Chapter 27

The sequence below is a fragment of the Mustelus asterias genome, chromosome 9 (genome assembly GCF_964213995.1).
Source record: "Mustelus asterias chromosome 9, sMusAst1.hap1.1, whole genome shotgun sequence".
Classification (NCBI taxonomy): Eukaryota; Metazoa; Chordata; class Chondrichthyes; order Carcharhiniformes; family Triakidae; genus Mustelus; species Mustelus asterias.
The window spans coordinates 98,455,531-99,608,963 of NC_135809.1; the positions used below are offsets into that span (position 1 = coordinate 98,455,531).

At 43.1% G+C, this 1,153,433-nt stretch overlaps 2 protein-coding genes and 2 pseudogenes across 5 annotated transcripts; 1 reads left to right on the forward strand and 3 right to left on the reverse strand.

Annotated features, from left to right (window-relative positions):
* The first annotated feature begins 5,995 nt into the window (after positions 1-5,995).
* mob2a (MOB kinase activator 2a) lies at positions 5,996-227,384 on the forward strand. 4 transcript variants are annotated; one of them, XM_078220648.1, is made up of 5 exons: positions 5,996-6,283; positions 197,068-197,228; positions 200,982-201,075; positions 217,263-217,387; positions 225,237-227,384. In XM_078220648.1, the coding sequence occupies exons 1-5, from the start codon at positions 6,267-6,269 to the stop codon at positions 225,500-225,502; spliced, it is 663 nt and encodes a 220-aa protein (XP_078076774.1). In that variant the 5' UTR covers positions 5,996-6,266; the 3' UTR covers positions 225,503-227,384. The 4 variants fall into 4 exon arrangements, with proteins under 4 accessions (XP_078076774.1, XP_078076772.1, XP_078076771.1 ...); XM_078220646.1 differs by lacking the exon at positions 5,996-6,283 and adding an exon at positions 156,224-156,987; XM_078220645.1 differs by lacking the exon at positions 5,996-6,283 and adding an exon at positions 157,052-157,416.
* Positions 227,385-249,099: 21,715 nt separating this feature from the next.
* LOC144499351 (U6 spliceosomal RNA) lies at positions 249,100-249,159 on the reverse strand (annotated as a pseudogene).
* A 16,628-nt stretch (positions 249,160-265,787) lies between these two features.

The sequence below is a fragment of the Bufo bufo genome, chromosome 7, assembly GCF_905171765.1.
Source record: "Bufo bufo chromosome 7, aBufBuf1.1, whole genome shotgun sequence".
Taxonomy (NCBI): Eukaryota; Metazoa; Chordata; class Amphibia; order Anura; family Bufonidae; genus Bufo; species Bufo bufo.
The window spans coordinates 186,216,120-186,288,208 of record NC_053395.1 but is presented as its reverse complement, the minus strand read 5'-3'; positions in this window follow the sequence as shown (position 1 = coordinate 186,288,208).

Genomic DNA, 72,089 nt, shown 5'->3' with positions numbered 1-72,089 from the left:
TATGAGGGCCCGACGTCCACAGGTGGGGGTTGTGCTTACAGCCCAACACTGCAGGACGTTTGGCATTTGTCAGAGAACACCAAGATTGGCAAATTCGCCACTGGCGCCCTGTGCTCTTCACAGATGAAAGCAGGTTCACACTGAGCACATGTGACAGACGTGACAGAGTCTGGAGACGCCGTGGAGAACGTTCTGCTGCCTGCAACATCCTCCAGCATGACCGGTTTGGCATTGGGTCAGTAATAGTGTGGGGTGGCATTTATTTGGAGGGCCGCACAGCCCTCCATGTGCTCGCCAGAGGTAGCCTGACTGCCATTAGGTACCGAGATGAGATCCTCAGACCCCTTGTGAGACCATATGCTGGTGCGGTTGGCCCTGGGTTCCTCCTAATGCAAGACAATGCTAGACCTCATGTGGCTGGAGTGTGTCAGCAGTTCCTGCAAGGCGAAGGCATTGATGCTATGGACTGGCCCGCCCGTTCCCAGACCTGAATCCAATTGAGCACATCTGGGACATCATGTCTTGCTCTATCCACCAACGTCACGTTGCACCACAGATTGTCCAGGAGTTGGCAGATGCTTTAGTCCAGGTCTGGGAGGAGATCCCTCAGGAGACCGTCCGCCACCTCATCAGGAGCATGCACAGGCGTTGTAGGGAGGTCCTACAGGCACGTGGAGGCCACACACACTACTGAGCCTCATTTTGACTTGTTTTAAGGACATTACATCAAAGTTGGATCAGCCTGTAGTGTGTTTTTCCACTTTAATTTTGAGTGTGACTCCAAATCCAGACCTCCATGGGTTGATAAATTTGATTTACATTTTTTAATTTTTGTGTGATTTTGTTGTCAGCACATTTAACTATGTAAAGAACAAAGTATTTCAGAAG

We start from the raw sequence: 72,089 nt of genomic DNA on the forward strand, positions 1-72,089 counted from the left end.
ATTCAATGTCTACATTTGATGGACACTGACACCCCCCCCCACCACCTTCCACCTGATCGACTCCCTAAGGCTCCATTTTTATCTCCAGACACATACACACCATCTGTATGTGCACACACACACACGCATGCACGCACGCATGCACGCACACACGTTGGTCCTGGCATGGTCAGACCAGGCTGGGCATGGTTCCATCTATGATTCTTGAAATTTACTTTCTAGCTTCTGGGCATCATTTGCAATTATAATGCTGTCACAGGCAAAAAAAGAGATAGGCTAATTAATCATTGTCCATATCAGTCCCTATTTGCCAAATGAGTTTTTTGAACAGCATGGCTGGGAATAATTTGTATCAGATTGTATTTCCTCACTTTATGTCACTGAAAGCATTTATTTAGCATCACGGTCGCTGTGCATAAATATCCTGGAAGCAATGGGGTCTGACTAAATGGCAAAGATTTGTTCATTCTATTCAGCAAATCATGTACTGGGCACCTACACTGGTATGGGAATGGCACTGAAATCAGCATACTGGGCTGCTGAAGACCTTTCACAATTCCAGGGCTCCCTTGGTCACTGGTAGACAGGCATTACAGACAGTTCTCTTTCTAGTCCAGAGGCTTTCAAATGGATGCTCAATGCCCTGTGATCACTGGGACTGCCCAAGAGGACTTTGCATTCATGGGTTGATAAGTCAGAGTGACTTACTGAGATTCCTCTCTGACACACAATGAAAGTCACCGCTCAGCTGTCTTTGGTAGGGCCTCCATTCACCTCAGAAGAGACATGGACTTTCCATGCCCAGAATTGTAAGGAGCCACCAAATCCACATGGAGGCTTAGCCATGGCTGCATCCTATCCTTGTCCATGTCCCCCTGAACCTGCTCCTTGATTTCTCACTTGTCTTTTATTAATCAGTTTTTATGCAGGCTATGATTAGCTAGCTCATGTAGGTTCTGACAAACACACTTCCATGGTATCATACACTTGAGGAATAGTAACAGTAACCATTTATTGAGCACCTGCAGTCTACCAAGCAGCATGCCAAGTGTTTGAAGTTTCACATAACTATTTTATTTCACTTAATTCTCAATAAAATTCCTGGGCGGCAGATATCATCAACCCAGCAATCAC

Jeremiah the prophet, since he cannot persuade people to submit to God’s precept, and so to prevent the destruction of their country by the king of Babylon, is here persuading them to submit to God’s providence, by yielding tamely to the king of Babylon, and becoming tributaries to him, which was the wisest course they could now take, and would be a mitigation of the calamity, and prevent the laying of their country waste by fire and sword; the sacrificing of their liberties would be the saving of their lives. I. He gives this counsel, in God’s name, to the kings of the neighbouring nations, that they might make the best of bad, assuring them that there was no remedy, but they must serve the king of Babylon; and yet in time there should be relief, for his dominion should last but 70 years, Jer. 27:1-11. II. He gives this counsel to Zedekiah king of Judah particularly (Jer. 27:12-15) and to the priests and people, assuring them that the king of Babylon should still proceed against them till things were brought to the last extremity, and a patient submission would be the only way to mitigate the calamity and make it easy, Jer. 27:16-22. Thus the prophet, if they would but have hearkened to him, would have directed them in the paths of true policy as well as of true piety.